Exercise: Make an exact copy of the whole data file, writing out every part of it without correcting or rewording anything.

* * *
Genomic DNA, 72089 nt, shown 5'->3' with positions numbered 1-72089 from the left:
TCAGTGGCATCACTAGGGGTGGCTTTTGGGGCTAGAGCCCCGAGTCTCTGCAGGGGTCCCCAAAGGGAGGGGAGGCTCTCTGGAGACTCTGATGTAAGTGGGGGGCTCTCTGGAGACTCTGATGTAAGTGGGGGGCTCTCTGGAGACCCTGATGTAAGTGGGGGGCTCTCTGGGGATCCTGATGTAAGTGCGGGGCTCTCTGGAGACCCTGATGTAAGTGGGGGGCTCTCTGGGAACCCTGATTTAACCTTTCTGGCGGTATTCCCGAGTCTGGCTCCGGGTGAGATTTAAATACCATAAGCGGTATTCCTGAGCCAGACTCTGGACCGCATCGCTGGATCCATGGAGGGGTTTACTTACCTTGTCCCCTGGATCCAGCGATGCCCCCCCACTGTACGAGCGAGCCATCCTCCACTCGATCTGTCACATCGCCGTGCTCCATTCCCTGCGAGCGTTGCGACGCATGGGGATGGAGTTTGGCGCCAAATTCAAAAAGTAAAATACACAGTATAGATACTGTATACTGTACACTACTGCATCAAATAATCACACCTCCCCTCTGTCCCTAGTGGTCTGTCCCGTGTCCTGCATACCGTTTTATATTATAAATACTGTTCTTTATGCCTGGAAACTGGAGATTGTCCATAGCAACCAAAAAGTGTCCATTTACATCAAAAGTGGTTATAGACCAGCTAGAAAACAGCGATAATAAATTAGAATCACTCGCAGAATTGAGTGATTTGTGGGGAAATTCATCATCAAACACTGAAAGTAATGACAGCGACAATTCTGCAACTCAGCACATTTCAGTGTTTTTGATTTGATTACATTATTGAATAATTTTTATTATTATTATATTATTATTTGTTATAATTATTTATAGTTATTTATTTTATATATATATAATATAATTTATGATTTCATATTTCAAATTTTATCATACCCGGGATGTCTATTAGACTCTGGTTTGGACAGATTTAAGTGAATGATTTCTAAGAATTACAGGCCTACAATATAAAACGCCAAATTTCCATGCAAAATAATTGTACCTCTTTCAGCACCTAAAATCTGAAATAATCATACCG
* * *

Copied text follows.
Genomic DNA, 72089 nt, shown 5'->3' with positions numbered 1-72089 from the left:
TCAGTGGCATCACTAGGGGTGGCTTTTGGGGCTAGAGCCCCGAGTCTCTGCAGGGGTCCCCAAAGGGAGGGGAGGCTCTCTGGAGACTCTGATGTAAGTGGGGGGCTCTCTGGAGACTCTGATGTAAGTGGGGGGCTCTCTGGAGACCCTGATGTAAGTGGGGGGCTCTCTGGGGATCCTGATGTAAGTGCGGGGCTCTCTGGAGACCCTGATGTAAGTGGGGGGCTCTCTGGGAACCCTGATTTAACCTTTCTGGCGGTATTCCCGAGTCTGGCTCCGGGTGAGATTTAAATACCATAAGCGGTATTCCTGAGCCAGACTCTGGACCGCATCGCTGGATCCATGGAGGGGTTTACTTACCTTGTCCCCTGGATCCAGCGATGCCCCCCCACTGTACGAGCGAGCCATCCTCCACTCGATCTGTCACATCGCCGTGCTCCATTCCCTGCGAGCGTTGCGACGCATGGGGATGGAGTTTGGCGCCAAATTCAAAAAGTAAAATACACAGTATAGATACTGTATACTGTACACTACTGCATCAAATAATCACACCTCCCCTCTGTCCCTAGTGGTCTGTCCCGTGTCCTGCATACCGTTTTATATTATAAATACTGTTCTTTATGCCTGGAAACTGGAGATTGTCCATAGCAACCAAAAAGTGTCCATTTACATCAAAAGTGGTTATAGACCAGCTAGAAAACAGCGATAATAAATTAGAATCACTCGCAGAATTGAGTGATTTGTGGGGAAATTCATCATCAAACACTGAAAGTAATGACAGCGACAATTCTGCAACTCAGCACATTTCAGTGTTTTTGATTTGATTACATTATTGAATAATTTTTATTATTATTATATTATTATTTGTTATAATTATTTATAGTTATTTATTTTATATATATATAATATAATTTATGATTTCATATTTCAAATTTTATCATACCCGGGATGTCTATTAGACTCTGGTTTGGACAGATTTAAGTGAATGATTTCTAAGAATTACAGGCCTACAATATAAAACGCCAAATTTCCATGCAAAATAATTGTACCTCTTTCAGCACCTAAAATCTGAAATAATCATACCG